HomeSoftwareMobileBreaking free of STD's (Smartphone Technology Distractions)

Breaking free of STD’s (Smartphone Technology Distractions)


There it goes again. The red light is blinking, a notification pops up or alert sounded. Whatever the case, you just got distracted by your smartphone once again. Anyone who uses a smartphone knows this feeling all too well. The flashing red light, pop-up notification or alert means your smartphone is calling your name, it wants something from you. Better drop what you’re doing and go tend to it now…

Such is the life of a smartphone slave…No one enjoys being one. Unfortunately, it doesn’t end there. The alerts, pop-up notifications come at all hours: at home with the family, on weekends, and even while on vacation. Even worse, the blinking red light, pop up notification or the alerts can mean many things these days. Everything from email and text messages, to app updates. It’s all one big distraction, and it takes away from you focusing on your work, personal priorities, and your relationships.

The only question is, who would ever want to be a smartphone slave? Not me…I can tell you that. I hope you feel the same.

Although smartphones have revolutionized the cell phone market, they can unfortunately be very distracting to those of us that own them. Close to 40% of the cell phone market is made up of smartphones, but that number is expected to rise significantly over the next five years as smartphones become more affordable.

As you know, if you are a smartphone owner, it’s super easy to become a slave to them because of all their cool features and functionality. Thankfully, it’s just as easy to shed those technology distraction shackles. The only way to break those chains and free ourselves from STD’s is to condition ourselves. One way we can accomplish this is to set up self-discipline safeguards. If we can’t escape the Pavlovian response to the blinking red light, the pop up notification or the alerts, we have to somehow limit its occurrence. Thankfully, this is easily accomplished on a smartphone.

Here are a couple of key tips on how to do that:

  • If the sound of an alert is what draws you to the device, turn sounds off. If it’s the blinking red light or a pop up notification, flip the device upside down. Maybe you’ll miss something here or there, but unless you’re expecting an immediate response to issues, this shouldn’t be much of an issue.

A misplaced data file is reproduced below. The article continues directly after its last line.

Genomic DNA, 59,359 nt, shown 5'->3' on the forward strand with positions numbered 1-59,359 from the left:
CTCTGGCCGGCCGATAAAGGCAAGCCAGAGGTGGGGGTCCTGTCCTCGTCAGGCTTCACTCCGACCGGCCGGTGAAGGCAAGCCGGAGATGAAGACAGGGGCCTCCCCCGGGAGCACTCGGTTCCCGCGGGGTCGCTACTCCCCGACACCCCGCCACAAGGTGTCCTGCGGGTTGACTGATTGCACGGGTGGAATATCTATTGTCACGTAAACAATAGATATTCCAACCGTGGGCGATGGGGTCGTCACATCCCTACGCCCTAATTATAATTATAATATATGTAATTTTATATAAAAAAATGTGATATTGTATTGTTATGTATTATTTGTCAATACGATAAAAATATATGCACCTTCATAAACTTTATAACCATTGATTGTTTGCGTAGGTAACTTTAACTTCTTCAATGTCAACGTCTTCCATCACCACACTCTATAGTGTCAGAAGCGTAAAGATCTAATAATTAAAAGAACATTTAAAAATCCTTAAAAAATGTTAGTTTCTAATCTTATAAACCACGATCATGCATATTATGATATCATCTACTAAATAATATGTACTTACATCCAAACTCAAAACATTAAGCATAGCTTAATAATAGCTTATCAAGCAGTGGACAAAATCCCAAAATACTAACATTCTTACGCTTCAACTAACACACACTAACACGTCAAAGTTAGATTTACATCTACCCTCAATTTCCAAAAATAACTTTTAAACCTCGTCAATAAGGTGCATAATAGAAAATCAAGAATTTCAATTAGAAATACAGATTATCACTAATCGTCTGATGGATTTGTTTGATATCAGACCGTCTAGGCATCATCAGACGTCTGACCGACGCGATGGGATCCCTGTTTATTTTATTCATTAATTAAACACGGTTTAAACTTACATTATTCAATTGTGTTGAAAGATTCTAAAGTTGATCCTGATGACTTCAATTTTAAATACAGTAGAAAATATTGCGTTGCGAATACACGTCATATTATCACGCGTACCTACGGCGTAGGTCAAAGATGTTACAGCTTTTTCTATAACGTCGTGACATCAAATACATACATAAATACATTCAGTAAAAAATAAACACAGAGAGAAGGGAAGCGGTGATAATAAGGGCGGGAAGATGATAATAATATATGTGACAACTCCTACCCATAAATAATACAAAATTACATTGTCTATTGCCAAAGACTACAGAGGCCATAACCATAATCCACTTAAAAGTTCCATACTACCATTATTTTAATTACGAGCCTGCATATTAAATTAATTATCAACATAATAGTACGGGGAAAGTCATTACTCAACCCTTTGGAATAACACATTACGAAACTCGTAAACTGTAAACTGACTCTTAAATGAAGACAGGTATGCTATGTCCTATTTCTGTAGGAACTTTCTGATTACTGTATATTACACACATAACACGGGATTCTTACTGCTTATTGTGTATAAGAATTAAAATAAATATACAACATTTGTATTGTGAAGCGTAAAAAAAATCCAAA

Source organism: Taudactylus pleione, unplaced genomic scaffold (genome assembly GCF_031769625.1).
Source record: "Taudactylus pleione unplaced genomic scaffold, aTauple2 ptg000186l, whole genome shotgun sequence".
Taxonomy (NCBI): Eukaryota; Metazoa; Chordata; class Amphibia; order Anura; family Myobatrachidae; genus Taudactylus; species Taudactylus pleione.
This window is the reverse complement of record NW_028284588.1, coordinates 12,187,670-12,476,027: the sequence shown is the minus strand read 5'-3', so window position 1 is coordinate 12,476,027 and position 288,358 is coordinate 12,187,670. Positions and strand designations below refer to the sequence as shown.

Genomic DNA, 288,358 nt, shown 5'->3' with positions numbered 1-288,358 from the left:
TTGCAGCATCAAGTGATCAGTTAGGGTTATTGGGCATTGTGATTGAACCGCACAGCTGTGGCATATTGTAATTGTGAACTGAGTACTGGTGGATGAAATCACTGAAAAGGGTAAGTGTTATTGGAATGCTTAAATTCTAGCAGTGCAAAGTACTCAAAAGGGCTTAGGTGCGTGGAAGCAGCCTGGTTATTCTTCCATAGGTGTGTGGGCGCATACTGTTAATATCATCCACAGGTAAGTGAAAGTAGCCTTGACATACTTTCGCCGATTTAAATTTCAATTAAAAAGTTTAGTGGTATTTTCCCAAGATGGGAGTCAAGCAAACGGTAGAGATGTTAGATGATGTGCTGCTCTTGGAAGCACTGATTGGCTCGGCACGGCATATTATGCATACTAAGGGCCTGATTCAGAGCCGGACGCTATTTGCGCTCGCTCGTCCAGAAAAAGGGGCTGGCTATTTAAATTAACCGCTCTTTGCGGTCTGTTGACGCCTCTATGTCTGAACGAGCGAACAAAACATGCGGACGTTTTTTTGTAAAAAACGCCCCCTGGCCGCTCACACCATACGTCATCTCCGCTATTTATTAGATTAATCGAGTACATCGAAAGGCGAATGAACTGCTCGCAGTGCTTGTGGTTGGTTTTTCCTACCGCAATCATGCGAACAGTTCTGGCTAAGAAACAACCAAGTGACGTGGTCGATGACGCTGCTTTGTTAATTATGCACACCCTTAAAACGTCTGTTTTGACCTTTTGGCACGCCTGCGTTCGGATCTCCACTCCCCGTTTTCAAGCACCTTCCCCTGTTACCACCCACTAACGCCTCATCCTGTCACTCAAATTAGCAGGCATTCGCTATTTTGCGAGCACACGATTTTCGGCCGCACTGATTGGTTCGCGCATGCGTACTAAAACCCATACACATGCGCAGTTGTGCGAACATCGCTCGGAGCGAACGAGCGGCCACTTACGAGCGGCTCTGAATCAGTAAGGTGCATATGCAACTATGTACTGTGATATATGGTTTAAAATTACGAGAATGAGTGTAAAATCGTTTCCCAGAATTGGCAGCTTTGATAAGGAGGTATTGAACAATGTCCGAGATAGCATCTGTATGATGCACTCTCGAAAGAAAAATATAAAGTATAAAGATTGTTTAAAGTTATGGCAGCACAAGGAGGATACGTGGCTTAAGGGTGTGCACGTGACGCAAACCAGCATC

• At a regular interval — maybe every 15, 30 or 60 minutes (or whatever works best for you), check your messages. But only check after those minutes are up. What most people find is that they didn’t miss anything that required an immediate response. The sender was quite content to wait the 15, 30 or 60 minutes for the reply. Then work on expanding this exercise into the weekends, and it can extend for hours on end. Set the phone aside and do something with the family or friends. Then, after an hour or two, check to see what you missed. Again, it’s not likely that anything required an immediate response.

Once we free ourselves from STD’s, we can then start to take advantage of its features and functionality and get organized and live simpler lives. Here is just a partial list of functions that our smartphones can help us achieve, for free or at least very inexpensively.

    • Financial Assistance. There are dozens of free banking and budgeting tools. These tools make it easy to make online banking transactions and help keep track of what we spend and so we can stay within our budgets. After all, smartphones come with us everywhere, so it’s easy to write what we spend and compare that to a budget.
    • Workflow control. When we use smartphone technology to our advantage, we control the workflow. Task management and calendars make it super easy to schedule what tasks get done when. And if we turn over our smartphones and put our noses to the grindstone, those tasks get done distraction-free.
    • News filter. With smartphones it’s easy to pull the news items you want to read and leave out all the rest. Set everything to manually update, and you’ll never see an item as a distraction.

The key is to integrate these functions into your daily life, and not have them thrown at you. It’s a thin line between smartphone technology slavery and smartphone technology mastery. But once found, it can have a profound aspect on your life. Using your smartphone for the things you want, when you want them, and not having things thrown at you, is the key to breaking free of STD’s…

Love to hear your comments and feedback. What things have you implemented to keep from being a slave to STD’s?

Bryan Brooks runs the blog, TechSabbathHabit, is an author and technology coach. He owns two small businesses, KB Media Group, LLC,  VITAL Production, LLC and serves as the Director of Technology at The Fathers House Church in Vacaville, CA.

Bryan Brooks
Bryan Brooks
Bryan Brooks runs the blog, TechSabbathHabit, is an author and technology coach. He owns two small businesses, KB Media Group, LLC, VITAL Production, LLCr and serves as the Director of Technology at The Fathers House Church in Vacaville, CA.


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  2. Great article. It took me a bit to get used to this when I got my first BlackBerry about 3 years ago. I now don’t go for the interval method but I go by my current context. I’m a student so my schedule is very flexible. In classes, I turn off anything. Time with my fiance or other social situations, I turn off everything. When those social situations are fairly long, I’ll do something that many make fun of but doesn’t distract me from the social situation: I’ll check in when I go to the bathroom (usually not reply unless it’s urgent). If I’m at home working at my computer, though, I just leave notifications on and respond at the next break I get in whatever I’m doing (end of chapter in reading, etc.).


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